'A bleak picture' - Government under fire over lack of women in senior civil service roles
- Just two Secretary Generals leading Government departments are women
- Men outnumber women in higher paid role
- Women's Council call for details of gender pay to be published by all state bodies and departments
Just two out of 15 permanent heads of Government departments are women sparking calls for the Government to publish gender pay data across all bodies.
The secretary generals of each of the 15 Government departments are civil service officials who earn between €171k and €190k per year.
Women hold the high-earning post in just two departments: The Department of Jobs, Enterprise and Innovation, led by Minister Frances Fitzgerald and the Department of Culture, Heritage and the Gaeltacht under Minister Heather Humphreys.
The newly formed Department of Rural Affairs has also selected a woman as acting secretary general.
Across the wider civil service women make up just 23pc of roles of the equivalent grade to secretary general.
The figures show that in many of the higher paid grades men outnumber women across several departments - despite the number of men and women employed there overall showing parity or in some cases more women working in the department.
Minister for Foreign Affairs, Simon Coveney, has said that his department are working to address the issue of gender equality, acknowledging that the department has “faced its own challenges in this area”.
In the department while a man holds the position of secretary general, of the five Deputy secretary generals (a job with a €157,000 pay packet) only one is a woman.
“This Department has faced its own challenges in advancing gender equality and ensuring that women are represented fully in our senior management teams at home and abroad,” Minister Coveney said.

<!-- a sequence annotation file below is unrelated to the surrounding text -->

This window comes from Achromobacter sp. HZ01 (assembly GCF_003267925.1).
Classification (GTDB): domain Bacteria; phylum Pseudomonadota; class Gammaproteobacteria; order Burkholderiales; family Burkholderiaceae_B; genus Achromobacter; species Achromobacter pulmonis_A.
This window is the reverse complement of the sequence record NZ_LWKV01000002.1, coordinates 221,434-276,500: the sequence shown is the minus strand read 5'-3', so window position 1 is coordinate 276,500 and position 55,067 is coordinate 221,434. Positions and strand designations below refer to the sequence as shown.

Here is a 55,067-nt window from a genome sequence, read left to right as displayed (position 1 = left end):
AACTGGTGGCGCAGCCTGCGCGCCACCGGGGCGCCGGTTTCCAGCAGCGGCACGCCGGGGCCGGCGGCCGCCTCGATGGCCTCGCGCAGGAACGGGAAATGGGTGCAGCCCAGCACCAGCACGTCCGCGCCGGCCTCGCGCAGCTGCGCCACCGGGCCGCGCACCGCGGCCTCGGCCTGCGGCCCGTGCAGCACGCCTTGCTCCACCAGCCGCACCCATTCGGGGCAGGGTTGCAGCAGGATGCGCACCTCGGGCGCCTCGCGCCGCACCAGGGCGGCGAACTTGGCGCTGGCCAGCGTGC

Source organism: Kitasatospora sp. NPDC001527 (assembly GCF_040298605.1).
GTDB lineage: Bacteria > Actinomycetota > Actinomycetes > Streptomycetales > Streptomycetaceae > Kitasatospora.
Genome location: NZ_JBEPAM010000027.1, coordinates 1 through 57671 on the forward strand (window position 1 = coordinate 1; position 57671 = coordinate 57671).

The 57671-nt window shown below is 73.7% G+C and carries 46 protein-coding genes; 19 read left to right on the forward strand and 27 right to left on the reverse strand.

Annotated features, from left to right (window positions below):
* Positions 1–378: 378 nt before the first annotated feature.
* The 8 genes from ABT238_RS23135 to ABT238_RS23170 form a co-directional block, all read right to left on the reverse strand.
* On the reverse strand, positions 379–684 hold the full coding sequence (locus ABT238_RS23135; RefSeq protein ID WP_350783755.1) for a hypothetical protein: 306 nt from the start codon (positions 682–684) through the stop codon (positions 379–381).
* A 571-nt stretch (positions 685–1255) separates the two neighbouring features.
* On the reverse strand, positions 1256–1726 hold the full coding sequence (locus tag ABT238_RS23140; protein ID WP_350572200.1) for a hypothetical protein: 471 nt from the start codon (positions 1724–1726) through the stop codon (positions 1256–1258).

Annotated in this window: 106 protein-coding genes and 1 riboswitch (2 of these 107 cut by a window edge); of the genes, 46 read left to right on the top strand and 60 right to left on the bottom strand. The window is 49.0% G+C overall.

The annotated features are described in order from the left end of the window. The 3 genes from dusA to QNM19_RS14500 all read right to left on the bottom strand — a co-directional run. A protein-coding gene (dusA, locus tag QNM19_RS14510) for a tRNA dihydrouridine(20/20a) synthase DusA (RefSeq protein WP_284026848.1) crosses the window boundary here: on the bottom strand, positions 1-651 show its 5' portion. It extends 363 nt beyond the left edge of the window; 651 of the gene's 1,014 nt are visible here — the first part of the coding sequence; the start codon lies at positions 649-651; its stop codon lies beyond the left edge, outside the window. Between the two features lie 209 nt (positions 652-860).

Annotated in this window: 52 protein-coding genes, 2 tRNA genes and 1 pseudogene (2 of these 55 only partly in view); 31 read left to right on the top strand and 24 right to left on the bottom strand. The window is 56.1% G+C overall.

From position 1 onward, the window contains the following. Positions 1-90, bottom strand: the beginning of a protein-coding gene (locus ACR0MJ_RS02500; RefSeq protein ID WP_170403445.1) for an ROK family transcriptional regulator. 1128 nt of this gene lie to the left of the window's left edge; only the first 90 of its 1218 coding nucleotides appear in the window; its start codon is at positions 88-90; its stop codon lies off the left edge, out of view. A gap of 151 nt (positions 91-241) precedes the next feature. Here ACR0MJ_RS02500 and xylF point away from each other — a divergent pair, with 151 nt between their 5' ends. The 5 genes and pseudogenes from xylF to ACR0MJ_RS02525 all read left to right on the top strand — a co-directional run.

Work is underway in the department he said including a working group, a sub committee and an action plan all focused on the issue of gender equality.
In the Department of Finance there are no women working at secretary general or assistant secretary roles. At principal officer level [a position with a salary scale of €77k to €102k per year) there are six women out of 25 people in that position.
Women only outnumber men in the lower paid executive clerical and staff officer roles.
Meanwhile, in the Department of Children and Youth Affairs (DCYA) women outrank man in all listed grades below secretary general level.
Children's Minister Katherine Zappone said she believes her department's policies are more progressive because they are informed by people from diverse backgrounds.
"More must be done to ensure not just our civil service, but all aspects of Irish public life reflect the communities which it is supposed to represent," she said.
The gender breakdown of top earning officials in each department was provided to Sinn Fein Deputy Leader Mary Lou McDonald in a raft of replies to parliamentary questions.
The Dublin Central TD said:
“Despite Fine Gael’s commitment to deliver 50:50 gender balance in appointments at senior levels figures from across the departments show that there is still roughly a 2:1 ratio of men holding senior posts across the civil service.